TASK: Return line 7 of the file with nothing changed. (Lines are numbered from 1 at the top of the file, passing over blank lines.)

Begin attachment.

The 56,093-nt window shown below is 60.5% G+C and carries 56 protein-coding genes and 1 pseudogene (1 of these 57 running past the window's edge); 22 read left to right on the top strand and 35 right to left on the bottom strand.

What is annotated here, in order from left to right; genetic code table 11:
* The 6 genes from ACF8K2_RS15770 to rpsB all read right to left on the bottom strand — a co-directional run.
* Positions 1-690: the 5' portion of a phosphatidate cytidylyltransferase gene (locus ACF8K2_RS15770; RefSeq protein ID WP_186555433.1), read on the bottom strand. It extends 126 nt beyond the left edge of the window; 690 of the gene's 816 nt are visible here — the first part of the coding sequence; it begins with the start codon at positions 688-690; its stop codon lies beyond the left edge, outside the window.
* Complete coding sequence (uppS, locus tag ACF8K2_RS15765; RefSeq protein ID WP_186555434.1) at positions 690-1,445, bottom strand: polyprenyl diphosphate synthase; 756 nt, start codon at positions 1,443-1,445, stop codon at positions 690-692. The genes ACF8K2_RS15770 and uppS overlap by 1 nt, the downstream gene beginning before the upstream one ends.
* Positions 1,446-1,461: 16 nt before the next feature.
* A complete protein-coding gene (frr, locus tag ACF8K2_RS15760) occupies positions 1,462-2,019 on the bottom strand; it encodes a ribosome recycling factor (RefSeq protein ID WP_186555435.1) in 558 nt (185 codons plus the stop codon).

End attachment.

* A complete protein-coding gene (frr, locus tag ACF8K2_RS15760) occupies positions 1,462-2,019 on the bottom strand; it encodes a ribosome recycling factor (RefSeq protein ID WP_186555435.1) in 558 nt (185 codons plus the stop codon).